2.4 Designated House Counsel: House Counsel who seek access to "HIGHLY CONFIDENTIAL -- ATTORNEYS' EYES ONLY" information in this matter.
2.5 Designating Party: a Party or Non-Party that designates information or items that it produces in disclosures or in responses to discovery as "CONFIDENTIAL," "HIGHLY CONFIDENTIAL -- ATTORNEYS' EYES ONLY," or "HIGHLY CONFIDENTIAL -- SOURCE CODE."
2.6 Disclosure or Discovery Material: all items or information, regardless of the medium or manner in which it is generated, stored, or maintained (including, among other things, testimony, transcripts, and tangible things), that are produced or generated in disclosures or responses to discovery in this matter.
2.7 Expert: a person with specialized knowledge or experience in a matter pertinent to the litigation who (1) has been retained by a Party or its counsel to serve as an expert witness or as a consultant in this action, (2) is not a past or current employee of a Party or of a Party's competitor, and (3) at the time of retention, is not anticipated to become an employee of a Party or of a Party's competitor.
2.8 "HIGHLY CONFIDENTIAL -- ATTORNEYS' EYES ONLY" Information or Items: extremely sensitive "Confidential Information or Items," disclosure of which to another Party or Non-Party would create a substantial risk of serious harm that could not be avoided by less restrictive means.
2.9 "HIGHLY CONFIDENTIAL -- SOURCE CODE" Information or Items: extremely sensitive "Confidential Information or Items" representing computer code and associated comments and revision histories, formulas, engineering specifications, or schematics that define or otherwise describe in detail the algorithms or structure of software or hardware designs, disclosure of which to another Party or Non-Party would create a substantial risk of serious harm that could not be avoided by less restrictive means.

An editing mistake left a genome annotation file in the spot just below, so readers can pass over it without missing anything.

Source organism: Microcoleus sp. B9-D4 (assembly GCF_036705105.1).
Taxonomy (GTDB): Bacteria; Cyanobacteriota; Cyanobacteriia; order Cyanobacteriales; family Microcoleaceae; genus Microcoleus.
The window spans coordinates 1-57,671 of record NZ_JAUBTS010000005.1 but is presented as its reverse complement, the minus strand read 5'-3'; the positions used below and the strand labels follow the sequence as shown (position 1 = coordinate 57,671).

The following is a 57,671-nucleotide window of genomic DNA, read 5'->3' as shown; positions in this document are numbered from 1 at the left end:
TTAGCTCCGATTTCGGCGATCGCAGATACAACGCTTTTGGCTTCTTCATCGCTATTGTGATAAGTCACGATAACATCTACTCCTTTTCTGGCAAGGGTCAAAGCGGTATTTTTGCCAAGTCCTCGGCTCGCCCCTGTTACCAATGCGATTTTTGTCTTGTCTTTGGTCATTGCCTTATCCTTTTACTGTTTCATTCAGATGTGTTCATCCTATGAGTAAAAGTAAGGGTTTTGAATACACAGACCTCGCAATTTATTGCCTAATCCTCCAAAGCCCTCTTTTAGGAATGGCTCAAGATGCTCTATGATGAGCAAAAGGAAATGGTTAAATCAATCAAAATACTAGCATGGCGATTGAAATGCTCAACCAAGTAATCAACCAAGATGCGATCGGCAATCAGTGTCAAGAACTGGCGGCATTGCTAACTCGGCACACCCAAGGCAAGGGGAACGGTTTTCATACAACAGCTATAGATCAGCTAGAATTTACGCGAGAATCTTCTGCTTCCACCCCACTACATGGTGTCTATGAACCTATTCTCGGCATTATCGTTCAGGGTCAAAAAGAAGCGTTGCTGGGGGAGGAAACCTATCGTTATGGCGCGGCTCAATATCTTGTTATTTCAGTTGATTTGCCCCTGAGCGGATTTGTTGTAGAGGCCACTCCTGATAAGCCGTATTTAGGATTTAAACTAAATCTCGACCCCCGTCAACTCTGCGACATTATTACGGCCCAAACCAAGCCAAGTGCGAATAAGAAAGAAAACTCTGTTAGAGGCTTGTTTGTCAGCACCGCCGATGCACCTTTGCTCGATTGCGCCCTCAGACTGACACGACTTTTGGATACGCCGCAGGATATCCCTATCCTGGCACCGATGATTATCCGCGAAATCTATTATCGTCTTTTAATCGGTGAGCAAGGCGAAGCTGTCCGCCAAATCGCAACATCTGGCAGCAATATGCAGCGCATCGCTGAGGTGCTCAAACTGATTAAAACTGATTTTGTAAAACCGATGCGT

2.10 House Counsel: attorneys who are employees of a party to this action. House Counsel does not include Outside Counsel of Record or any other outside counsel.
2.11 Non-Party: any natural person, partnership, corporation, association, or other legal entity not named as a Party to this action.
2.12 Outside Counsel of Record: attorneys who are not employees of a party to this action but are retained to represent or advise a party to this action and have appeared in this action on behalf of that party or are affiliated with a law firm which has appeared on behalf of that party.
2.13 Party: any party to this action, including all of its officers, directors, employees, consultants, retained experts, and Outside Counsel of Record (and their support staffs).
2.14 Producing Party: a Party or Non-Party that produces Disclosure or Discovery Material in this action.
2.15 Professional Vendors: persons or entities that provide litigation support services (e.g., photocopying, videotaping, translating, preparing exhibits or demonstrations, and organizing, storing, or retrieving data in any form or medium) and their employees and subcontractors.
2.16 Protected Material: any Disclosure or Discovery Material that is designated as "CONFIDENTIAL," "HIGHLY CONFIDENTIAL -- ATTORNEYS' EYES ONLY," or "HIGHLY CONFIDENTIAL -- SOURCE CODE."
2.17 Receiving Party: a Party that receives Disclosure or Discovery Material from a Producing Party.
The protections conferred by this Stipulated Protective Order cover not only
Protected Material (as defined above), but also (1) any information copied or extracted from Protected Material; (2) all copies, excerpts, summaries, or compilations of Protected Material; and (3) any testimony, conversations, or presentations by Parties or their Counsel that might reveal Protected Material. However, the protections conferred by this Stipulation and Order do not cover the following information: (a) any information that is in the public domain at the time of disclosure to a Receiving Party or becomes part of the public domain after its disclosure to a Receiving Party as a result of publication not involving a violation of this Order, including becoming part of the public record through trial or otherwise; and (b) any information known to the Receiving Party prior to the disclosure or obtained by the Receiving Party after the ...